“Getting to play a character over a lengthy period of time is always a pleasure, especially if you like the character.” – Dylan O’Brien
American Assassin star Dylan O’Brien is making a successful return to acting after suffering a major injury on the set of The Maze Runner: The Death Cure. Speaking with Moviefone, O’Brien talks about his on-set injury and working with Michael Keaton in American Assassin.
O’Brien selects his roles based on a number of criteria. He explains, “For me, the decision always comes down to if I want to dive into this role, if I want to be the guy to tell this story, if I feel that the script and story are strong, if I feel like the filmmaker is strong. It’s everything but, really.”
In addition, O’Brien has played characters for lengthy periods of time — both in Teen Wolf and in the Maze Runner series of movies. He enjoys it, saying, “Getting to play a character over a lengthy period of time is always a pleasure, especially if you like the character. You grow attached to them in a certain way. I’ve felt that way with Stiles, the Teen Wolf character I play — and my Maze Runner character, too. It gets a little sentimental when you bid them farewell. It’s like, ‘Oh, wow — this is my last day on set as this guy.'”
Sadly, O’Brien sustained a serious injury on the set of The Maze Runner: The Death Cure that put his career on hold for months as he recovered. He explains, “I shied away from the whole thing, at first. When you go through something like that, it was a really scary thing that I was lucky to come away from. Everything inside of me, for months, was telling me to run away from stuff.”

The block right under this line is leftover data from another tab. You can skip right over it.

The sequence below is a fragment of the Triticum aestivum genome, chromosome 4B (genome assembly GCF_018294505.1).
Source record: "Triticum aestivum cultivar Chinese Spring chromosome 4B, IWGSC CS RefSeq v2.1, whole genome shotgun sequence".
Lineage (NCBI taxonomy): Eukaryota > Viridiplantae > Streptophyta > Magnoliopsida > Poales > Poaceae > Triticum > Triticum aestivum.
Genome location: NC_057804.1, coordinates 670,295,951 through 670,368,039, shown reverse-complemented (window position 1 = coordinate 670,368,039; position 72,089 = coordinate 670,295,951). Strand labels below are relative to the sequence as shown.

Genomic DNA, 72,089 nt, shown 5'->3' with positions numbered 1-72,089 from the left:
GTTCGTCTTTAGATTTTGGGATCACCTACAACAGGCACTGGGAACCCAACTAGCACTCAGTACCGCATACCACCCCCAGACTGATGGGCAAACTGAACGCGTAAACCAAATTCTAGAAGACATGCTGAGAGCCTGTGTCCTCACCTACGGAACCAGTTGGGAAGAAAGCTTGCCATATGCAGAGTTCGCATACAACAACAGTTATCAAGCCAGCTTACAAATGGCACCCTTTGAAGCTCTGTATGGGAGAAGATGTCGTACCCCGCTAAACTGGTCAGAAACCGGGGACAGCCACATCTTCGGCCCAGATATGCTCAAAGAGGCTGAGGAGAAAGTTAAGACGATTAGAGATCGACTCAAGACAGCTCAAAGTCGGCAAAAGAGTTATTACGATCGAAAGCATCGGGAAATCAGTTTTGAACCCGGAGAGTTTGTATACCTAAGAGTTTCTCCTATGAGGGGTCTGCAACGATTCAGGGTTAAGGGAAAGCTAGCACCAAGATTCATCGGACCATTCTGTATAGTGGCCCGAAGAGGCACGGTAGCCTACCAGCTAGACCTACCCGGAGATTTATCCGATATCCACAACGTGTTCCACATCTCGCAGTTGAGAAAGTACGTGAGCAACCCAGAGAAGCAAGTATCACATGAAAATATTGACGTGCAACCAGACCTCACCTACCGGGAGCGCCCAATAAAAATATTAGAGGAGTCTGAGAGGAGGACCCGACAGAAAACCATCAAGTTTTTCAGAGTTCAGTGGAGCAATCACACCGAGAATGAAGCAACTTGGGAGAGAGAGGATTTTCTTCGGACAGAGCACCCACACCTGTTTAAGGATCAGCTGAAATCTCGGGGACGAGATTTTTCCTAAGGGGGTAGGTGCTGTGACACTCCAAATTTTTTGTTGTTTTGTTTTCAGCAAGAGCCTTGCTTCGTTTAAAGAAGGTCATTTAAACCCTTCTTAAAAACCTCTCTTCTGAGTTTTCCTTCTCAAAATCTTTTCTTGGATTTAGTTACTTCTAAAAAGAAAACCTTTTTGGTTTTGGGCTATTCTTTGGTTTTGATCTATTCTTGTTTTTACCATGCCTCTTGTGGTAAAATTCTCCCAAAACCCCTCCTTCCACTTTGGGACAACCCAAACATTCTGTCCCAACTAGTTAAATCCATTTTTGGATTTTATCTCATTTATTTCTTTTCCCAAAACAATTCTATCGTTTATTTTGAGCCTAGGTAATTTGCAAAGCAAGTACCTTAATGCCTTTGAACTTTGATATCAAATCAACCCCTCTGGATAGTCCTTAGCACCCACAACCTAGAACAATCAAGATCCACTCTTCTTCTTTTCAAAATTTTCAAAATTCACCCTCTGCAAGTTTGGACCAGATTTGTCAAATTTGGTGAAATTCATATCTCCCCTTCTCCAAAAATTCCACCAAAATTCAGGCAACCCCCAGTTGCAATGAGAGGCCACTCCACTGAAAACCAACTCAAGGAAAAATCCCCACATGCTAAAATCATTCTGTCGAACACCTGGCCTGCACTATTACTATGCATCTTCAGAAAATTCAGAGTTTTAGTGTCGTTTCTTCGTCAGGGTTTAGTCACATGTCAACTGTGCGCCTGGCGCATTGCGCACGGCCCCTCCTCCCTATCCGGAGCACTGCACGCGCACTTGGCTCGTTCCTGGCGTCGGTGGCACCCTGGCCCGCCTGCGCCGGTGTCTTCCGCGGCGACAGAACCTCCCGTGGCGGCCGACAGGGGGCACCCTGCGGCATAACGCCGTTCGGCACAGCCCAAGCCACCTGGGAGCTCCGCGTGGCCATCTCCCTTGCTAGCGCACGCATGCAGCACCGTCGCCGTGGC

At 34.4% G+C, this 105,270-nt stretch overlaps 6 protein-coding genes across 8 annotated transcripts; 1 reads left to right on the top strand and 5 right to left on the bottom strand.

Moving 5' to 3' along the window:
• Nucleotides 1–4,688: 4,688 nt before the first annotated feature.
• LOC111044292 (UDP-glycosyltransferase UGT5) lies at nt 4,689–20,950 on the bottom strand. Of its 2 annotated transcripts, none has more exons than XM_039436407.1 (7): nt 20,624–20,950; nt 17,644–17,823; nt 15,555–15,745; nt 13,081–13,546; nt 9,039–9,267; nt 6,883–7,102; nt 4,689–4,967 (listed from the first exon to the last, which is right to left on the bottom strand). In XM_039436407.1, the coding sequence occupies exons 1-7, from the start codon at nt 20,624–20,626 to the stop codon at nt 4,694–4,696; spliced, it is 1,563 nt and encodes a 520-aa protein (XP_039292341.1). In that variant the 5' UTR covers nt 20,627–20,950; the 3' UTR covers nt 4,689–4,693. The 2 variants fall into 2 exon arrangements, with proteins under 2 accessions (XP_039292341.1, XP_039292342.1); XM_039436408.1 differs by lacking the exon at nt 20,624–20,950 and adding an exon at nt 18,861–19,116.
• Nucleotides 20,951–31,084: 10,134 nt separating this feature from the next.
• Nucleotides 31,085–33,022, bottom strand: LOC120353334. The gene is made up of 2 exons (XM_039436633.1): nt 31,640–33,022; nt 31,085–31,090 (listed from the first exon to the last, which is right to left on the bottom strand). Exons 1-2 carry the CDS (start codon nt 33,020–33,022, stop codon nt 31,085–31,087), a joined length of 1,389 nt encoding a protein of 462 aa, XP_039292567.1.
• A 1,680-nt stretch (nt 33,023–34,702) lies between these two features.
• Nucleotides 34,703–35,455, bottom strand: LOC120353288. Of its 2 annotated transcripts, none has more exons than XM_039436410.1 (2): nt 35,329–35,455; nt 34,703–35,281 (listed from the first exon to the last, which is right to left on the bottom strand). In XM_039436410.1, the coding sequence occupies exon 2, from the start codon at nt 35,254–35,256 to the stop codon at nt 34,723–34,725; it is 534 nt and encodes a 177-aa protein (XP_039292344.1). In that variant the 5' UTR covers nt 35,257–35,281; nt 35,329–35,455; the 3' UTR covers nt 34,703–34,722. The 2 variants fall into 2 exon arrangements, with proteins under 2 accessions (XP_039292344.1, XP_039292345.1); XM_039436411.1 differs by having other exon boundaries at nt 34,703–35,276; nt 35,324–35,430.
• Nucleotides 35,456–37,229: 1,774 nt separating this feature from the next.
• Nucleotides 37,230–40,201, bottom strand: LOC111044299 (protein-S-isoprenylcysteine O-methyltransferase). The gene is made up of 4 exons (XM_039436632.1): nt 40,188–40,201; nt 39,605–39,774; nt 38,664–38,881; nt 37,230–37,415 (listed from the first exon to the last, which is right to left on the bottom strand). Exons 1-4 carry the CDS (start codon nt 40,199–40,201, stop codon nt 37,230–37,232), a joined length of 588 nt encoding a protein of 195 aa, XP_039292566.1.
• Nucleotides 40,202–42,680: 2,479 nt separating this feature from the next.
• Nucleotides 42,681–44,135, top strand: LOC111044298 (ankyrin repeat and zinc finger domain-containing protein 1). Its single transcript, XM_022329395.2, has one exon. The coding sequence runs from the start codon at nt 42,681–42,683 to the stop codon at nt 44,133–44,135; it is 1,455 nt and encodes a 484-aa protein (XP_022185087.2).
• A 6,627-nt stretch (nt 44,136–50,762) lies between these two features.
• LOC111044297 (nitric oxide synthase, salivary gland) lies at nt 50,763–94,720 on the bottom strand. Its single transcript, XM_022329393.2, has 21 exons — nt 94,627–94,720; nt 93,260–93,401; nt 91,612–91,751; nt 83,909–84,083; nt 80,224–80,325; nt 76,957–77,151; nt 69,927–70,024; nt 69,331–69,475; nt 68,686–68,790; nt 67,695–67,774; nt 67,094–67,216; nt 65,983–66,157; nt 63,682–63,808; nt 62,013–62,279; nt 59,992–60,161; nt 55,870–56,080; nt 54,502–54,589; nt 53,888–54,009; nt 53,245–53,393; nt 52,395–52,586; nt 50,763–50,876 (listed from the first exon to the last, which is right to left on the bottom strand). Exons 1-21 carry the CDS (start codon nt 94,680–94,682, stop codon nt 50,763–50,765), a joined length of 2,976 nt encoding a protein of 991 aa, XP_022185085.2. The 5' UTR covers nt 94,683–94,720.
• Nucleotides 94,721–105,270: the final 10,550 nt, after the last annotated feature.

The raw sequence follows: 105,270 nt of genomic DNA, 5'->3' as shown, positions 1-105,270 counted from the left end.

However, O’Brien sees his injury experience as a teaching moment for the industry at large. He continues, “Ultimately, it was a good thing because it motivated everybody to do it in the right way. When you’re dealing with things like this on a set — and I’ll always preach this for as long as I live after going through what I went through — but safety is paramount. I think sometimes that gets lost in the fold a little bit. People can get lost in that little world you’re in on a set, and you’re making believe and it’s all fake. But people can still get hurt — and you’re dealing with really serious things. I go about it all differently now. I’m very meticulous with the stunts that I am asked to do, and I feel like I don’t have to do anything I’m not comfortable with doing. It’s a good thing for people to be aware of, and have a really safe shoot, which is what we did.”
O’Brien has high praise for his American Assassin co-star Michael Keaton, whom he learned a lot from on set. He reveals, “I think why younger actors do that a lot is, for me, is it’s fascinating to see a guy who you’ve watched forever, and the amount of performances you’ve seen of his that you think are brilliant, it’s then really brilliant to see how they go about achieving that. You want to see what their process is like. It could be any version of it. Whenever I’ve gotten to work with guys who are pretty prominent, prolific actors, I always observe how they are. Keaton is funny. He’s been great for so many decades and he’s not a psychopath. You can achieve that greatness by being smart and having a good work ethic and can still be a good human. That’s the biggest thing I took away from watching him.”